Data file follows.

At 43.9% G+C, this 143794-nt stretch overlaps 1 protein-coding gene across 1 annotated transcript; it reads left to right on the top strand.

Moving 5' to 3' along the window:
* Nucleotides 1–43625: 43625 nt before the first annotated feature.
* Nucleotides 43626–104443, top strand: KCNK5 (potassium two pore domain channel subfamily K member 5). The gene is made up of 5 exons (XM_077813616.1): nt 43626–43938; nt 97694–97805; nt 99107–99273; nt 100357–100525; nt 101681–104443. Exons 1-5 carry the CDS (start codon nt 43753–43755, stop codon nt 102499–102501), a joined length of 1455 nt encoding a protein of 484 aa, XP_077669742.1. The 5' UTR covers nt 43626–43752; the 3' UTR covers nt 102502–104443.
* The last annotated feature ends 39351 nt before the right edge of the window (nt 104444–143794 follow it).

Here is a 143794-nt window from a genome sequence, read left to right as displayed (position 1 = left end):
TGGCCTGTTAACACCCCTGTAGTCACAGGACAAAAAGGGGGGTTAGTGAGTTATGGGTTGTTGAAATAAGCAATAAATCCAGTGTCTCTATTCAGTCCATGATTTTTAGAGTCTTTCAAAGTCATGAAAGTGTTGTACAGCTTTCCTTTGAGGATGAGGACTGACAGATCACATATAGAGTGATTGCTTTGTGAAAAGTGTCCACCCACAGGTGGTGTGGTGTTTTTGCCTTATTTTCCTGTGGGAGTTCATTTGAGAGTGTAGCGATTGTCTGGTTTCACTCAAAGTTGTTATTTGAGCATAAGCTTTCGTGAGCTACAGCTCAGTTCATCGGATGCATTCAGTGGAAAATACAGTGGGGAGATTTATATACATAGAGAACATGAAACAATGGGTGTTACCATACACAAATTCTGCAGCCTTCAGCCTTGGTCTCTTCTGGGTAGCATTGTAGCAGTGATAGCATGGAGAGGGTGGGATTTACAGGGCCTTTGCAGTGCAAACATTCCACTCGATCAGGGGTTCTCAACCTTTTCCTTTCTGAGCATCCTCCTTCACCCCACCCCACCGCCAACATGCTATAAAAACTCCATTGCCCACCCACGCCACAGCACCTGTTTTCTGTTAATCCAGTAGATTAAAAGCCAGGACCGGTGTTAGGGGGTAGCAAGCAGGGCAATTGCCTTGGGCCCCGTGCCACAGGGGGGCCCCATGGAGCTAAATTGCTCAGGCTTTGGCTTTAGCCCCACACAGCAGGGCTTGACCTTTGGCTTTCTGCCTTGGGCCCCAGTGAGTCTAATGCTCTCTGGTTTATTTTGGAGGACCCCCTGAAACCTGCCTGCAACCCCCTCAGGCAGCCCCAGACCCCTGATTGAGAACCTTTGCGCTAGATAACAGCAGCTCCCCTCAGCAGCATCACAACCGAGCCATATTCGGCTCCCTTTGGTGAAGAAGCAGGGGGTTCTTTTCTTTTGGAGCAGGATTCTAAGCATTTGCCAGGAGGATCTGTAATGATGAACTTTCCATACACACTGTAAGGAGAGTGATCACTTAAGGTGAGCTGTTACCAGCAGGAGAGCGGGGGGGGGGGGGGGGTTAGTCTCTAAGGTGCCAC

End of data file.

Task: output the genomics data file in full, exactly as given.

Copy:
At 43.9% G+C, this 143794-nt stretch overlaps 1 protein-coding gene across 1 annotated transcript; it reads left to right on the top strand.

Moving 5' to 3' along the window:
* Nucleotides 1–43625: 43625 nt before the first annotated feature.
* Nucleotides 43626–104443, top strand: KCNK5 (potassium two pore domain channel subfamily K member 5). The gene is made up of 5 exons (XM_077813616.1): nt 43626–43938; nt 97694–97805; nt 99107–99273; nt 100357–100525; nt 101681–104443. Exons 1-5 carry the CDS (start codon nt 43753–43755, stop codon nt 102499–102501), a joined length of 1455 nt encoding a protein of 484 aa, XP_077669742.1. The 5' UTR covers nt 43626–43752; the 3' UTR covers nt 102502–104443.
* The last annotated feature ends 39351 nt before the right edge of the window (nt 104444–143794 follow it).

Here is a 143794-nt window from a genome sequence, read left to right as displayed (position 1 = left end):
TGGCCTGTTAACACCCCTGTAGTCACAGGACAAAAAGGGGGGTTAGTGAGTTATGGGTTGTTGAAATAAGCAATAAATCCAGTGTCTCTATTCAGTCCATGATTTTTAGAGTCTTTCAAAGTCATGAAAGTGTTGTACAGCTTTCCTTTGAGGATGAGGACTGACAGATCACATATAGAGTGATTGCTTTGTGAAAAGTGTCCACCCACAGGTGGTGTGGTGTTTTTGCCTTATTTTCCTGTGGGAGTTCATTTGAGAGTGTAGCGATTGTCTGGTTTCACTCAAAGTTGTTATTTGAGCATAAGCTTTCGTGAGCTACAGCTCAGTTCATCGGATGCATTCAGTGGAAAATACAGTGGGGAGATTTATATACATAGAGAACATGAAACAATGGGTGTTACCATACACAAATTCTGCAGCCTTCAGCCTTGGTCTCTTCTGGGTAGCATTGTAGCAGTGATAGCATGGAGAGGGTGGGATTTACAGGGCCTTTGCAGTGCAAACATTCCACTCGATCAGGGGTTCTCAACCTTTTCCTTTCTGAGCATCCTCCTTCACCCCACCCCACCGCCAACATGCTATAAAAACTCCATTGCCCACCCACGCCACAGCACCTGTTTTCTGTTAATCCAGTAGATTAAAAGCCAGGACCGGTGTTAGGGGGTAGCAAGCAGGGCAATTGCCTTGGGCCCCGTGCCACAGGGGGGCCCCATGGAGCTAAATTGCTCAGGCTTTGGCTTTAGCCCCACACAGCAGGGCTTGACCTTTGGCTTTCTGCCTTGGGCCCCAGTGAGTCTAATGCTCTCTGGTTTATTTTGGAGGACCCCCTGAAACCTGCCTGCAACCCCCTCAGGCAGCCCCAGACCCCTGATTGAGAACCTTTGCGCTAGATAACAGCAGCTCCCCTCAGCAGCATCACAACCGAGCCATATTCGGCTCCCTTTGGTGAAGAAGCAGGGGGTTCTTTTCTTTTGGAGCAGGATTCTAAGCATTTGCCAGGAGGATCTGTAATGATGAACTTTCCATACACACTGTAAGGAGAGTGATCACTTAAGGTGAGCTGTTACCAGCAGGAGAGCGGGGGGGGGGGGGGGGTTAGTCTCTAAGGTGCCAC